There isn't really any reason why you couldn't use the complete [Symfony 2 stack or cherry pick specific [url=http://symfony.com/doc/current/components/index.html]components](http://symfony.com/) like the router for a such a task. I guess it would partially depend on the business purpose of the API. Using Symfony/components any loss in performance you will make up in maintainability, support, dependability, scale, and general code quality.
I'm always skeptical of projects that compare themselves to others on the basis of performance. Judging performance is bias unless the two applications/code bases do the same same exact thing meeting all the business requirements of a specific project. Though performance comparisons always tends to be based on the simplest business requirements that would rarely if ever fulfill the needs of a real-world project in continuous development.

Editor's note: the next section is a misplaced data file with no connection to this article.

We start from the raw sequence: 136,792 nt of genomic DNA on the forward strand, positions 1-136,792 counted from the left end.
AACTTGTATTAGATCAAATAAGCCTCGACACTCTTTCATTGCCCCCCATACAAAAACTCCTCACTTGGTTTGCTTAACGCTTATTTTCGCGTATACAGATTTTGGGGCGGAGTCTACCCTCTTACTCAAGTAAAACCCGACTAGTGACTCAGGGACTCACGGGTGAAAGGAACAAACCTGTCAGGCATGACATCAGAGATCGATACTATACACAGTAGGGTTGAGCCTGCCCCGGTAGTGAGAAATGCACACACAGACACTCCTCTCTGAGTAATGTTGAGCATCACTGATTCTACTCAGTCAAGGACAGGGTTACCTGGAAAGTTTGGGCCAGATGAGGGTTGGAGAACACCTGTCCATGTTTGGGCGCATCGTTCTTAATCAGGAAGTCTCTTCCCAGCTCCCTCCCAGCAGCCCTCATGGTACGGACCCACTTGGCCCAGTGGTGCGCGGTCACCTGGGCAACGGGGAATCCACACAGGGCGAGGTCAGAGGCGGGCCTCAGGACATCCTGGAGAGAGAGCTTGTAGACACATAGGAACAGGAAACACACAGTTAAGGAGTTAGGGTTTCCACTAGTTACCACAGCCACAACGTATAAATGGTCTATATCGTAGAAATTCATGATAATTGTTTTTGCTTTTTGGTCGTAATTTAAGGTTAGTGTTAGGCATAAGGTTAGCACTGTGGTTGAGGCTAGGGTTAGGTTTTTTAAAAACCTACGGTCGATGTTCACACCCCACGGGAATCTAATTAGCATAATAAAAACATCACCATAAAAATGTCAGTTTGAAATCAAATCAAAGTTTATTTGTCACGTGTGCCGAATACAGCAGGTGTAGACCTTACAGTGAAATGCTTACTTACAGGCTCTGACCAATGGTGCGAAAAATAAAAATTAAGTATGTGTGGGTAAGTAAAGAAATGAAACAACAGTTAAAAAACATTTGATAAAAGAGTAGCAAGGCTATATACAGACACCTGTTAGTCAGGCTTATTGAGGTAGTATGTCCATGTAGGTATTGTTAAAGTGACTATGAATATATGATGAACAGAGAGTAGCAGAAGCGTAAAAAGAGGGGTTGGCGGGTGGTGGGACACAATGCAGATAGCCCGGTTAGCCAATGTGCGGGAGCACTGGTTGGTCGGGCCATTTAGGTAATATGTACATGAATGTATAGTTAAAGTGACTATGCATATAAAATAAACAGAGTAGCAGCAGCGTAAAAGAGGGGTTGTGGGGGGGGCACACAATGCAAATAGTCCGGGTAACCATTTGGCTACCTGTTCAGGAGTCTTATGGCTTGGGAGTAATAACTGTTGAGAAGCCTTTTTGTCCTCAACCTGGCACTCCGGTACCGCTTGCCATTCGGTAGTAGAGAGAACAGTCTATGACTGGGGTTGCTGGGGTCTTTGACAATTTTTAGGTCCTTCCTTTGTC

To that end I recommend maintainability, support, and code quality as the driving factors behind choosing a framework, cms, or any other open rather than performance. Unless the business requirements are very out of the ordinary the major performance bottlenecks will always be interacting with other services. Attempts to add micro-optimizations in other places tend to be a waste of time and offset by future changes. You are better off implementing caching strategies when problems arise than micro-optimizing especially when it comes to software that is in continuous development.
That is why I would recommend a framework like Symfony or to cherry pick components as opposed to using some random project by a single individual that will most likely be abandoned all to soon because they move onto the "next big thing". With large projects like Symfony there is a very slim chance the project will be dropped. There is a high chance certain versions will not be supported in distant future. However, death of versions naturally happens in the open source life cycle.